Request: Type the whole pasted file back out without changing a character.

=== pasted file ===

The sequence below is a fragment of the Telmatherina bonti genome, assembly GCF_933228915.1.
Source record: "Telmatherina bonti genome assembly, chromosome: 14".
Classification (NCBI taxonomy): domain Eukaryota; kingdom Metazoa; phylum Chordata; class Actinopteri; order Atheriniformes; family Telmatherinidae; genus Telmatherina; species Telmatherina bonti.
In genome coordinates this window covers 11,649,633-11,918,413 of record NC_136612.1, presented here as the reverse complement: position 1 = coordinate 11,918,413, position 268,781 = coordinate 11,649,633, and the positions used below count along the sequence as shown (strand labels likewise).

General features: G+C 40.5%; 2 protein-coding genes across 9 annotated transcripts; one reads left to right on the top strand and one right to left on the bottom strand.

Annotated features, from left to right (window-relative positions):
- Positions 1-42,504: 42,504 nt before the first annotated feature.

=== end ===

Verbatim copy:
The sequence below is a fragment of the Telmatherina bonti genome, assembly GCF_933228915.1.
Source record: "Telmatherina bonti genome assembly, chromosome: 14".
Classification (NCBI taxonomy): domain Eukaryota; kingdom Metazoa; phylum Chordata; class Actinopteri; order Atheriniformes; family Telmatherinidae; genus Telmatherina; species Telmatherina bonti.
In genome coordinates this window covers 11,649,633-11,918,413 of record NC_136612.1, presented here as the reverse complement: position 1 = coordinate 11,918,413, position 268,781 = coordinate 11,649,633, and the positions used below count along the sequence as shown (strand labels likewise).

General features: G+C 40.5%; 2 protein-coding genes across 9 annotated transcripts; one reads left to right on the top strand and one right to left on the bottom strand.

Annotated features, from left to right (window-relative positions):
- Positions 1-42,504: 42,504 nt before the first annotated feature.